Sunday, October 6, 2013

French Air Force Receives First Tranche 4 Rafale Fighter Aircraft

The French Air Force has received the first two Rafale fighter aircraft of the sixty that are to be delivered as part of Tranche 4. The Trache 4 aircraft were ordered in 2009 to bring the total number of aircraft contracted for to 180.

These two dual-seat aircraft brings the total number of Dassault Rafale fighters currently in service to 122, consisting of:
  • 38 Rafale M single-seat aircraft of the French Navy
  • 40 Rafale B dual-seat aircraft of the French Air Force
  • 44 Rafale C single-seat aircraft of the French Air Force
The latest target is for France to ultimately have a total of 225 Rafale aircraft, which is significantly less than previously hoped for.

The sixty Tranche 4 aircraft will be of the F3R standard. The preceding 120 aircraft were build to three different standards:
  • The F1 standard: limited to air-to-air combat only. All were naval Rafale M aircraft and will be upgraded to the F3 standard.
  • The F2 standard: are also capable of ground attack with various precision guided munitions and other upgrades.
  • The F3 standard: capable of nuclear attack with ASMP missiles, naval strike with Exocet missiles and other upgrades.
  • The F3R standard: various upgrades and improvements such as compatibility with long-range Meteor air-to-air missiles, RBE2 software upgrades and SPECTRA improvements

Compatibility with the Meteor missiles is not expected to be complete until 2018, well after the Typhoon and Gripen have done so.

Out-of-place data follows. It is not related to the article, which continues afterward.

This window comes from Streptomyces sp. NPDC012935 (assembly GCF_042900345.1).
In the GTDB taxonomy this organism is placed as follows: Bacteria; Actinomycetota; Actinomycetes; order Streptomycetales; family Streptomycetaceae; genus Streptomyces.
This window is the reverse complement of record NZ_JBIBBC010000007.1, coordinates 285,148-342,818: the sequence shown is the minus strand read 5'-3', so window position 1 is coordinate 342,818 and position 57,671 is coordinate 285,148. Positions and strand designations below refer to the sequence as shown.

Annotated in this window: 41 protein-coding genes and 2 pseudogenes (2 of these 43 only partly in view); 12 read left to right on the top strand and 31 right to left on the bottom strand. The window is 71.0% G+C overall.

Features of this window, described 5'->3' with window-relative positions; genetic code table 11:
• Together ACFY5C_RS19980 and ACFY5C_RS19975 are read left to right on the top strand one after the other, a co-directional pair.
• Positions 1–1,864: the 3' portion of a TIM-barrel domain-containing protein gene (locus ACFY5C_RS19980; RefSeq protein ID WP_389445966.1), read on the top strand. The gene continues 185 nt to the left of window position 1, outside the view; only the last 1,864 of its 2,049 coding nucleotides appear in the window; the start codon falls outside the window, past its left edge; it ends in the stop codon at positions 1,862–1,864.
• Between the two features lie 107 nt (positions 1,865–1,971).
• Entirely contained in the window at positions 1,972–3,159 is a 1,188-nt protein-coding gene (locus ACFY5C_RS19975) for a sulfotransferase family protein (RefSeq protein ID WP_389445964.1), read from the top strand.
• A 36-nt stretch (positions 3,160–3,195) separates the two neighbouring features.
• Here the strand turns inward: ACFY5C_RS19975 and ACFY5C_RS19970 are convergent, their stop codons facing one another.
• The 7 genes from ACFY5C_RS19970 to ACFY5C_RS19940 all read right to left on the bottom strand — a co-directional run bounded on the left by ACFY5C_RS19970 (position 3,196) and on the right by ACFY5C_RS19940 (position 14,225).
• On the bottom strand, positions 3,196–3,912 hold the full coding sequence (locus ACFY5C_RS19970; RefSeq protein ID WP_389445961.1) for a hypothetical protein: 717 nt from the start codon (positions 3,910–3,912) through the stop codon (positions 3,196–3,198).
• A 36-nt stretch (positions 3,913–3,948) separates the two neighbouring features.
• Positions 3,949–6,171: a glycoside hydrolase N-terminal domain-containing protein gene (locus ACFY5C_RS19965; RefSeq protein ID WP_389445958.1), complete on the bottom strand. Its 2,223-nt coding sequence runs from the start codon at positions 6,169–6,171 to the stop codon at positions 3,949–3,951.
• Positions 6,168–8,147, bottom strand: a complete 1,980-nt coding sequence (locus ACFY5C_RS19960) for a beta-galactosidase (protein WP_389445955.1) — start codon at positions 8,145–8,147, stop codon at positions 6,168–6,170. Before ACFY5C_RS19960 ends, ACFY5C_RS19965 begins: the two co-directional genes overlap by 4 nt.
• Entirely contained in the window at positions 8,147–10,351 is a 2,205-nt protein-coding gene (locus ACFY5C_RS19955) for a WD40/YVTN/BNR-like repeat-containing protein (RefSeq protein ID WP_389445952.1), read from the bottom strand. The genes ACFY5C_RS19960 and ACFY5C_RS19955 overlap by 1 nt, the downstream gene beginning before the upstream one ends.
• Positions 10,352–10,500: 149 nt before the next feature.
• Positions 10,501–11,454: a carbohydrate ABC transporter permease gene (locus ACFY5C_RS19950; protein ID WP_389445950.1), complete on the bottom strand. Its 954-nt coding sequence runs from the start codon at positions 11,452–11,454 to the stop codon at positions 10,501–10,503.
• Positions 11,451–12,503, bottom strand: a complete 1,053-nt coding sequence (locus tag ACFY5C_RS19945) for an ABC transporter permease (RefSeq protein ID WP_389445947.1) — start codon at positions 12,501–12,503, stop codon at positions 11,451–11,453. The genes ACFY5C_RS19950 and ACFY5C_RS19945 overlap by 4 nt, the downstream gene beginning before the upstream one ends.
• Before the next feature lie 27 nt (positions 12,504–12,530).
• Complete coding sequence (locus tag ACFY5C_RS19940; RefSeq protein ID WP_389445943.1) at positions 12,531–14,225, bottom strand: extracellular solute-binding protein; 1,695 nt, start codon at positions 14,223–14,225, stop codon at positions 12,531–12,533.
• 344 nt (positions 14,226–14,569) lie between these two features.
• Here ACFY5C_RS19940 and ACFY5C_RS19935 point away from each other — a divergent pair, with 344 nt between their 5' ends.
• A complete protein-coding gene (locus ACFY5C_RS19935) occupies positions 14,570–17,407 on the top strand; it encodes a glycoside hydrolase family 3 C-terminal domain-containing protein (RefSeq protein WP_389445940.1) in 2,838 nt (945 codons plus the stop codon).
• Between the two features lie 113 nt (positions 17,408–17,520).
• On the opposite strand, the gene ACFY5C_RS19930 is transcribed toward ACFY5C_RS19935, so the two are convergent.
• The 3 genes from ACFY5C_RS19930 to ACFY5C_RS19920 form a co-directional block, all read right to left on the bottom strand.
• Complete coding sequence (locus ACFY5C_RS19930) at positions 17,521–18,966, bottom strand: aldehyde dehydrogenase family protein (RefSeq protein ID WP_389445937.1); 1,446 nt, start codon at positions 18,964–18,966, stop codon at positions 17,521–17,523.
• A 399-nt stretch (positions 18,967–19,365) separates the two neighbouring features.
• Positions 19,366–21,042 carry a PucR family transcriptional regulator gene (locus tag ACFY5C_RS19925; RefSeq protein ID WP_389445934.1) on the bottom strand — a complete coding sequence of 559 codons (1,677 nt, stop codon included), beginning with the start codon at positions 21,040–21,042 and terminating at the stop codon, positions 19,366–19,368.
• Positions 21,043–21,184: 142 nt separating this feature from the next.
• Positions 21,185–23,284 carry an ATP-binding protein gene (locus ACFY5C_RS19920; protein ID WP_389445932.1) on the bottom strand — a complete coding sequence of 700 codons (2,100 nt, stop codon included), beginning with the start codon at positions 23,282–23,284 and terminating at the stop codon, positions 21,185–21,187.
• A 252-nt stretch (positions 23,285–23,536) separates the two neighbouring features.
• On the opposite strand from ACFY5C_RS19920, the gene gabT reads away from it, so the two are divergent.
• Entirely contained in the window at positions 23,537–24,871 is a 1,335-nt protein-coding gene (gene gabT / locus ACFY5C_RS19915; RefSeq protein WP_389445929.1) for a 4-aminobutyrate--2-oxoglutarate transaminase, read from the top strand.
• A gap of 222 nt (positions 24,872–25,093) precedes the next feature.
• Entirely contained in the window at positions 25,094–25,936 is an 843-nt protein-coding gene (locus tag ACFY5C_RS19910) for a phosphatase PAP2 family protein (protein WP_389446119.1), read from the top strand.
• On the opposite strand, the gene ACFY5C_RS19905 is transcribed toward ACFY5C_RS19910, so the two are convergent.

The F3R aircraft will all come with the RBE2 Active Electronically Scanned Array (AESA) radar that was introduced last year, making it the only European fighter aircraft in Europe to be currently equipped with this type of radar.

Meanwhile the Rafale is well behind both the Typhoon and the Gripen in having yet to score its first export contract, although it's trying to win a contract in several places such as Malaysia and India.

However, despite extended negotiations, a signed contract with India is not likely to happen anytime soon due to many factors. Several technical and financial issues are far from resolved.

There is a chance that India might not purchase the Rafale after all, but go in another direction. Time is probably not on the side of the Rafale, not in India or anywhere else to win an export contract.

The Rafale is confronted with a situation where it only has the backing of France, while having to compete against other aircraft that have more or bigger countries backing them.

The Rafale is also running the risk of falling significantly behind in terms of technology. It is still a fourth-generation fighter while true fifth-generation fighters are set to enter the market in the coming years.

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